Nurturing Understanding – reaping benefits

On 18th March a Organic Arable brought together organic farmers, some buyers of both animal feeds and human consumption grains and other stakeholders to explore how the organic grain market could work better under the title – “Nurturing Understanding  – reaping benefits”.

The day was chaired by Lawrence Woodward and there were presentations from Raymond Hilman, Whites Speedicook and Andrew Trump, Organic Arable.  In addition the audience were asked to consider in groups what a perfect grain contract would look like and why there is not better co-operation within the supply chain.

The presentations are available here:

Organic Arable Market Situation

Organic Arable Market Situation

Raymond Hilman's Presentation

Working Together

The first presentation by Andrew Trump set the scene for the current organic market seeing it in a global perspective.   Whilst the UK is seeing some small signs of growth in organic sales it lags well behind other international markets in Europe but particularly the strength of the US market.  At £24 billion the US organic market is 43% of global organic sales and grew by 11% in 2014 and this annual growth is larger than the whole UK market.

Whilst demand grows supplies of arable crops remain stubbornly static and the traditional suppliers to the USA of combinable crops, Canada, Argentina, Australia and South Africa are not seeing significant additional conversion of organic land and certainly insufficient to feed US demand.  In the USA grain prices have risen dramatically and this combined with the strength of the US Dollar against international currencies has led the US to look to new countries to fulfil their demand.  Of particular importance to the UK and Europe is the presence of the US in the Black Sea.  In 2014 US purchases of Romanian maize grew from $454,000 in 2013 to over $11,000,000.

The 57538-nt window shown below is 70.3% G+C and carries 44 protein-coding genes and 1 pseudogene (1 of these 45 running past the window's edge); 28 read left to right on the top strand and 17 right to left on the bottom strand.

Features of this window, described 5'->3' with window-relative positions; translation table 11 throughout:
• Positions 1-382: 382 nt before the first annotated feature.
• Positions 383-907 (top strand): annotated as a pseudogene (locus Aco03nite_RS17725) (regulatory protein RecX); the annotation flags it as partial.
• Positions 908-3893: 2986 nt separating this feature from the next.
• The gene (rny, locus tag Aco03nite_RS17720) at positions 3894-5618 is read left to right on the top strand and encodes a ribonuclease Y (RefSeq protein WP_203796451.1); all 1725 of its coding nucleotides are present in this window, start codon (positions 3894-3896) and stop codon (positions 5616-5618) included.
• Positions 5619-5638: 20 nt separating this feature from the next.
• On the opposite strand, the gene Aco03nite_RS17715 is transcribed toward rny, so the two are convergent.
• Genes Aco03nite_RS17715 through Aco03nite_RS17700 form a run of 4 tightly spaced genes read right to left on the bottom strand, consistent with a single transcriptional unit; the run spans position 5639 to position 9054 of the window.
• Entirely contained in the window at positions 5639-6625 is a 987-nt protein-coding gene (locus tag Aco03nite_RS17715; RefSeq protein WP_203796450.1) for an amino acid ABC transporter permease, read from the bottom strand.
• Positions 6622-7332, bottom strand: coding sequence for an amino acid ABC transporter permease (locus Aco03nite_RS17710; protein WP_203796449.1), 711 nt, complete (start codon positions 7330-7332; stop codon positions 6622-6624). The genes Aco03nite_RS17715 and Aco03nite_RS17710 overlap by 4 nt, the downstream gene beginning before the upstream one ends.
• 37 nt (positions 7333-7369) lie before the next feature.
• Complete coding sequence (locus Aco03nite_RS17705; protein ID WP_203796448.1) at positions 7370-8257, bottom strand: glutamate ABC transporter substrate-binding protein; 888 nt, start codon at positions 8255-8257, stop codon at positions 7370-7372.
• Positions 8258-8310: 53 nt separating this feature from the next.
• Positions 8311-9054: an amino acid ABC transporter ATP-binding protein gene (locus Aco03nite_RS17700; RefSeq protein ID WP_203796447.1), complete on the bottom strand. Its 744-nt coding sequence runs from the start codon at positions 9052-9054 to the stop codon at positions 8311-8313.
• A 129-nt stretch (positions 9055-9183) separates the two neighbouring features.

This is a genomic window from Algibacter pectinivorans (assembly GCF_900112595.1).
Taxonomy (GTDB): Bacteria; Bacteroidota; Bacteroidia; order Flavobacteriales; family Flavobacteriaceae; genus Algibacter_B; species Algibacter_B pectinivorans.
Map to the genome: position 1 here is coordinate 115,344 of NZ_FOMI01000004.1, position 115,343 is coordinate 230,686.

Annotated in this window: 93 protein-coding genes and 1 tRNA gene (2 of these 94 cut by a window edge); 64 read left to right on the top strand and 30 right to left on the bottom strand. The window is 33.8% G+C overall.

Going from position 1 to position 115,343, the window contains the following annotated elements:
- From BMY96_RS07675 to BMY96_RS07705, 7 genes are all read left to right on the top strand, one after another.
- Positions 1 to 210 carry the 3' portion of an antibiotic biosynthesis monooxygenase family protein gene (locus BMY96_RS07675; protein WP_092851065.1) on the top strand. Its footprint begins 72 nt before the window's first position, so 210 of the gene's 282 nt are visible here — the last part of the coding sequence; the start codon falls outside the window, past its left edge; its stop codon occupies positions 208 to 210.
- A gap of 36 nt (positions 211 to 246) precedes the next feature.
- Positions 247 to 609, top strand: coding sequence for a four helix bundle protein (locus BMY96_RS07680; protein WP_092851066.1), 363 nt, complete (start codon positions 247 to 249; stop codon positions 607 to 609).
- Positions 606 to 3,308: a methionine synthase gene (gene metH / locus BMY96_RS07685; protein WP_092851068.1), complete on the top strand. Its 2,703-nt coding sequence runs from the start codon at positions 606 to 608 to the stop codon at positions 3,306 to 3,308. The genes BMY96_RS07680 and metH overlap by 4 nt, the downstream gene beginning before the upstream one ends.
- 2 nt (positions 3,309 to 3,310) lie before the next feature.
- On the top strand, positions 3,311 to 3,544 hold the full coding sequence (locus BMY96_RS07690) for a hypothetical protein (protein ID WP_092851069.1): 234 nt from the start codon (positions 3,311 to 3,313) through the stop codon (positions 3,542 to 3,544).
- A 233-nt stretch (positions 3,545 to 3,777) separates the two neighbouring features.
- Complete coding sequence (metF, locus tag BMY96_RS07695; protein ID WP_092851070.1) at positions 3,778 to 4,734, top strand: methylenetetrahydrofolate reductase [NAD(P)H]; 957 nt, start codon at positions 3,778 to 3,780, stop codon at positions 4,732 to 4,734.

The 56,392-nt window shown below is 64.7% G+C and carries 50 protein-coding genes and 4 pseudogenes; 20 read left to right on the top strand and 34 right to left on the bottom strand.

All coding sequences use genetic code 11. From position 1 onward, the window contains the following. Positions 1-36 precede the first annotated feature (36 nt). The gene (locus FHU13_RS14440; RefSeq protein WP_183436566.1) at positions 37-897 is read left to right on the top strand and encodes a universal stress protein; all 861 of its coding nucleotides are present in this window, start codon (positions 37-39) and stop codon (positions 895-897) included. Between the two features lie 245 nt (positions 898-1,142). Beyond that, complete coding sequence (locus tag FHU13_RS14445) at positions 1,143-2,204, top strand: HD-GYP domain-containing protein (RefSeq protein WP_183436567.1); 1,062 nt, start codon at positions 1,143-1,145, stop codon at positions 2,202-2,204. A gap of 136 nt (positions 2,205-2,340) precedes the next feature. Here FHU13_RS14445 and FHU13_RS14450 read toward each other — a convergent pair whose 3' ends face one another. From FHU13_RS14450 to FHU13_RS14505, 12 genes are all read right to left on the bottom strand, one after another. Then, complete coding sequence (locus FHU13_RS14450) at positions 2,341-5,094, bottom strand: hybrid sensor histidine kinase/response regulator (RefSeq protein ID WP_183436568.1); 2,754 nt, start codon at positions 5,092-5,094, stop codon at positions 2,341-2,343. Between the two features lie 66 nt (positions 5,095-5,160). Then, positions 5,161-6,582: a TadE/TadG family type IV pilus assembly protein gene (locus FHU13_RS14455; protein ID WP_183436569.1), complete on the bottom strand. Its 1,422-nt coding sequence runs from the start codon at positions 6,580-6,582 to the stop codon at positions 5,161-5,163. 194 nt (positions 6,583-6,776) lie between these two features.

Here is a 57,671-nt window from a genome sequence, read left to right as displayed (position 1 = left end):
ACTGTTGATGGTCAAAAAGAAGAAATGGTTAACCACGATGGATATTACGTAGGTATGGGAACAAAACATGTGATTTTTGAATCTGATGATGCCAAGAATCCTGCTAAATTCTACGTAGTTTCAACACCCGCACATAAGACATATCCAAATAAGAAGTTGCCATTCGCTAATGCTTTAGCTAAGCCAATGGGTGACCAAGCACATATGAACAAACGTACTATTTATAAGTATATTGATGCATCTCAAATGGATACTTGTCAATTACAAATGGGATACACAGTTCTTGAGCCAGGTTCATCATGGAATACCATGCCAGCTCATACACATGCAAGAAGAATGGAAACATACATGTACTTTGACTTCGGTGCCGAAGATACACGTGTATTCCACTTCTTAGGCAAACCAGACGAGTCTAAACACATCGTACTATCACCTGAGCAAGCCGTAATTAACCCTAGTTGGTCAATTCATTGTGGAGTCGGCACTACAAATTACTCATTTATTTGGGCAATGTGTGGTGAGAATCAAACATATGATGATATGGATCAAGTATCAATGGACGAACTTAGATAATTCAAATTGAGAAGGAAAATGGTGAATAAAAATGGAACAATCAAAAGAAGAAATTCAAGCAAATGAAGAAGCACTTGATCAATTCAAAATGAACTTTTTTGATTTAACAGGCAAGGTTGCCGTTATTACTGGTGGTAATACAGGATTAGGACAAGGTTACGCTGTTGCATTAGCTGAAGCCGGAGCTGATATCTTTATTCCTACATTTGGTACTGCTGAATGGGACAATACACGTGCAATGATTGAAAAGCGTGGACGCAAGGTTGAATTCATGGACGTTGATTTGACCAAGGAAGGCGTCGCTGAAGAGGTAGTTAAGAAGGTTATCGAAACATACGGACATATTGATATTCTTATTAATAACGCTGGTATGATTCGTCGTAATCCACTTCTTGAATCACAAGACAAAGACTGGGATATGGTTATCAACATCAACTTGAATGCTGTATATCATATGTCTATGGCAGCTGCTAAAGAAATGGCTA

A combination of a rapidly growing market, a strong currency and the volume requirements the US need to feed their organic livestock sector is likely to make them an influential entrant into the European market in the short to medium term.  They will also have an influence as they start to buy processed product out of Europe in greater volumes, for example there was recently talk of a need for additional butter requirements to fulfil the US market for shortbread.

The possibility of GM commercialisation in Ukraine was raised.  Currently GM free, the political unrest has in Ukraine has led to a greater requirement for international finance and with this (whether directly or indirectly) there seems to have been a move towards a softening in the position towards GM cultivation amongst several Ukrainian agricultural organisations.  The prospect of GM cultivation of maize would add uncertainty to the supply of organic maize from the region as the possibility of GM contamination would increase.

The conclusions of the presentation were that Black Sea organic supplies would become more expensive and less certain with the greater possibility of supply shocks making it a less certain source of product for the UK.

However, the opportunities to encourage greater supply was also mentioned.  The suggestion was made that with better financial returns available to organic farmers and greater technical support being supplied by the sector it was only the market that was the uncertainty for new entrants.  If better longer term supply opportunities could be developed this uncertainty could be largely removed providing great opportunities for additional organic conversion.

Raymond Hilman from Whites Speedicook then spoke about the supply arrangement they have for organic milling oats with Organic Arable as an exemplar of what can be achieved if buyer and seller work together to overcome supply issues.  Whites Speedicook wanted to improve milling oat quality being delivered to the mill to improve their milling efficiency.  Doing so has allowed them to become more competitive in the market and pay a stable price (with quality premiums) to growers.  This approach has also developed a strong and loyal group of producers who are working hard to improve oat quality as they now understand both the benefits to their business but also their customer with the rewards generate shared.

Additional benefits have accrued as Whites Speedicook have reduced their procurement costs and the group has established a forum to share best practice and a research fund to undertake some trial work to help drive the improvement in oat quality.  Finally, there are social benefits as friendships are formed the growers are now acting as informal advocates for the Whites Speedicook brand.